On the second image I have printed names.  I marked a few unknowns (children) with letters.

Claycomb family 1898 labelledHere’s my list:

Frank E. Claycomb family
This is my great grandfather (son-in-law of Eleanor Townsend).  His wife was deceased by this time.  His children:  Amos (my grandfather) – I’m sure of this identity (he has a distinctive look), but it wasn’t marked on previous lists.  Eleanor, Edward, and George.  I’m not sure of the George Claycomb (right side) label.  Then there is Louise who I have not found in this photo.  Update:  A = Louise Claycomb (Love).

Georgia Townsend Yates family
Georgia is the daughter of Eleanor Townsend.  Her husband John Yates is not present.  Her children (identified on the early list) are Dorothy, Marjorie and Margaret (twins – who can tell them apart?).  She also has a son, Oscar, born about 1896.  He could be one of the unidentified young people.

Frederick & Mary Boynton Townsend family
Frederick is the son of Eleanor Townsend.  Frederick and Mary’s children are Charles (b 1892) and Eleanor (b 1896).  Update:  B = Charles.  C = Eleanor.

Charles and Jennie Webster family
Jennie is the daughter of Eleanor Townsend.  Their children are Marion (female) (b 1887), Frederick (b 1888), and Pierce (b 1891).  Pierce was identified on the early list; I’ve guessed about Marion; and have no idea about Frederick.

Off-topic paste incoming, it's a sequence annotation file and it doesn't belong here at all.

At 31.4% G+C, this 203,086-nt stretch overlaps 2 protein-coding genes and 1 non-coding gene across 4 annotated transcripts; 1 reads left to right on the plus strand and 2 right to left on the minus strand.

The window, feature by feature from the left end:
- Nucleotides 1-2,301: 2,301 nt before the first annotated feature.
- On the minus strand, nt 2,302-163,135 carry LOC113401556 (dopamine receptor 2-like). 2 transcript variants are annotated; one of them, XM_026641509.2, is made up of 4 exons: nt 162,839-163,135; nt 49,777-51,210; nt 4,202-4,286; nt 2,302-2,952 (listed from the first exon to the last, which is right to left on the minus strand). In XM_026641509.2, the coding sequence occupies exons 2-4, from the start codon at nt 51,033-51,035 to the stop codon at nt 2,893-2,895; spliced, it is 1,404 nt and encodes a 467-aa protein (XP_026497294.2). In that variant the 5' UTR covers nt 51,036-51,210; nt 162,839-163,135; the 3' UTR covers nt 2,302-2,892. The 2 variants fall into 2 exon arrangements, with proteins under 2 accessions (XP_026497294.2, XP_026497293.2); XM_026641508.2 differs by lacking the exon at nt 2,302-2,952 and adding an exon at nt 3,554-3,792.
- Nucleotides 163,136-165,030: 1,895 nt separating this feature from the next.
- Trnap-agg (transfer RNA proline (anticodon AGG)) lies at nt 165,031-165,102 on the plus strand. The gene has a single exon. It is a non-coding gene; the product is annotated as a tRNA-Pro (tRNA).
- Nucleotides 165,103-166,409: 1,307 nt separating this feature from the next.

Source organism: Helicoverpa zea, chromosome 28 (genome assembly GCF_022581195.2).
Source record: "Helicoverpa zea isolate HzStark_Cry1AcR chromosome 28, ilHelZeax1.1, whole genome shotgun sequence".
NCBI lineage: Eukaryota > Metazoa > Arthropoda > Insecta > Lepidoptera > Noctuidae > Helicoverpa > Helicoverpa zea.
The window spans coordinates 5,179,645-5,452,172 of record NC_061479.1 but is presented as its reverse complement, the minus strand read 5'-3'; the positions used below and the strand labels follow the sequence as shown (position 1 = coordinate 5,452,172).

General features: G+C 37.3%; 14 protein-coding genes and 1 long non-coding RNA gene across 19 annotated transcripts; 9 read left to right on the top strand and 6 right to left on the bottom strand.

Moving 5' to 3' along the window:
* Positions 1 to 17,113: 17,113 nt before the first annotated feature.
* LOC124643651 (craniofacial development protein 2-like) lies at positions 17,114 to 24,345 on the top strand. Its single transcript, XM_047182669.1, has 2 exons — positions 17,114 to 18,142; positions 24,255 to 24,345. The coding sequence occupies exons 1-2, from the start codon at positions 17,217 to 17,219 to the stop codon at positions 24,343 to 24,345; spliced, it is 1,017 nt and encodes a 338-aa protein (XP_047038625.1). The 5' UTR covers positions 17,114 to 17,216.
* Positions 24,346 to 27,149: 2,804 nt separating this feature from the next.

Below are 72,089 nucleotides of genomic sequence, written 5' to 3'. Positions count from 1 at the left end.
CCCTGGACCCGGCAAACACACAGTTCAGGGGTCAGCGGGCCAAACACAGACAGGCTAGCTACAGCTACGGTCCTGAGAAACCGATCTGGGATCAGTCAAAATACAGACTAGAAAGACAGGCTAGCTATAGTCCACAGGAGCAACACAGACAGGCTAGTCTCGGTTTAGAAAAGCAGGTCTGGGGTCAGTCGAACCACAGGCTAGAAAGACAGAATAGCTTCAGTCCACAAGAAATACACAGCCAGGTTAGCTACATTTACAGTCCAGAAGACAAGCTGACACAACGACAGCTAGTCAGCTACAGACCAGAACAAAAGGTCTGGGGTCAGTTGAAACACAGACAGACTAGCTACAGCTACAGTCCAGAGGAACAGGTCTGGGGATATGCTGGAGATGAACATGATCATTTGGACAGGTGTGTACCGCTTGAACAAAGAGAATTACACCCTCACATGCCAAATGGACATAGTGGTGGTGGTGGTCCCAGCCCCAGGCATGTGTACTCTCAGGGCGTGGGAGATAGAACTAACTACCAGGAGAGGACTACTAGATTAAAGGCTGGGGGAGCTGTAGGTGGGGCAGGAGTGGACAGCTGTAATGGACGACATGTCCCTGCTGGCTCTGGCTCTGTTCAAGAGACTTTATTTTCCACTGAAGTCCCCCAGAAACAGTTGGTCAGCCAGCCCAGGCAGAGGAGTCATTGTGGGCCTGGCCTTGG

On the upper right is Angeline Allen, who was identified as the pensioner maid (I would love to know the meaning of that).  In Amos Claycomb’s July 1902 diary he mentioned her death.  He wrote “At the home of William Young, Angeline died at the age of 75 years.  She was my old nurse and has lived most of the time with Grandma Townsend for the last forty years.  She died of a goiter which troubled her for a few months before her death.”  From this appears she was born about 1827.

Now for the old folks in the photo.  Daniel Pierce (1814-1902) is the father of Eleanor Pierce Townsend (1839-1904).  Her daughter Mary Townsend (later married Will Tapper) is identified in the early list.  And the very old woman holding the baby:  Not identified on early lists, but I’m guessing that this is Ann Denman Townsend (1809-1902).  This is very exciting to me because she is my great great great grandmother and what a treat to have a photo of her.  She lived in the area and I’m sure would be included at such an important family gathering.

I hope that someone can help with these identities – I’m quite open getting them right.


Friends 1936

3 couples

These folks were best friends – probably about 1936 or so.  My newly-wed parents are on the right – Harriet (Duncan) & Frank Claycomb.  In the center is Mom’s best friend growing up Fran (Duffey) with her husband Benny Westlake.  I do not know the couple on the left.  I like the look of these young people just starting out on their adult lives.

Amos Claycomb’s January 1909 Diary

1909 coverThe 1905 to 1908 diaries are not in the box that my father had, so we miss the early college years of Amos Claycomb and pick up in the last term of his senior year at the University of Illinois, Champaign-Urbana.  He lives in the Phi Delta Theta fraternity house.  He was a loyal fraternity brother and attended reunions until just before his death in 1958.